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Proc Biol Sci. 2002 Nov 22;269(1507):2325-30.

Egg-size evolution in aquatic environments: does oxygen availability constrain size?

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Norwegian Institute for Nature Research, Tungasletta 2, NO-7485 Trondheim, Norway.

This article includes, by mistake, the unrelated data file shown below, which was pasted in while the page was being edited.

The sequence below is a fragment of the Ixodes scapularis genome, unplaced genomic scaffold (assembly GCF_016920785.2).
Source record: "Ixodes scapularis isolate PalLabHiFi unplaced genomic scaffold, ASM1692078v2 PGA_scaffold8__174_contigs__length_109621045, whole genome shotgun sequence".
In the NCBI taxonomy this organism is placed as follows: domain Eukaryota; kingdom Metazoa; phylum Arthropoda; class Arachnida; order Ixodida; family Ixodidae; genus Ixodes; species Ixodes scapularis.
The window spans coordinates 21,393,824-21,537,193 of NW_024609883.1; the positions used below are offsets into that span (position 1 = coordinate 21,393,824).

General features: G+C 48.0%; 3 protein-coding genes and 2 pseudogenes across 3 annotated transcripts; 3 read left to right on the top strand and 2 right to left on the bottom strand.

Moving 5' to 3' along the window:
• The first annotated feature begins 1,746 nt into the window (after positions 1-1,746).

Selection against large eggs has been proposed for aquatic environments, putatively because large eggs should have more difficulty obtaining the required oxygen. Here, we use brown trout (Salmo trutta) eggs to provide an experimental test of this hypothesis. At high levels of dissolved oxygen (14 mg l(-1)), egg survival was high and independent of egg size. At low oxygen levels (2.3 mg l(-1)), survival decreased overall, and was higher for large-egged than small-egged siblings. Thus, contrary to conventional expectation, low oxygen levels selected for large rather than small eggs. A second experiment using Atlantic salmon (S. salar) eggs indicated that oxygen consumption increases relatively slowly with increasing egg mass (allometric constant = 0.44). The failure of the conventional 'bigger is worse during incubation' hypothesis may thus be due to the erroneous assumption that oxygen consumption increases at a greater rate with increasing egg mass than does the egg surface area that is available for oxygen diffusion. We also demonstrate, using data from Atlantic salmon, that nest-specific oxygen consumption decreases with increasing egg size, but that this effect is more pronounced for large than for small females. This may help to explain the positive correlation between adult body size and egg size observed in fishes that cluster their eggs.

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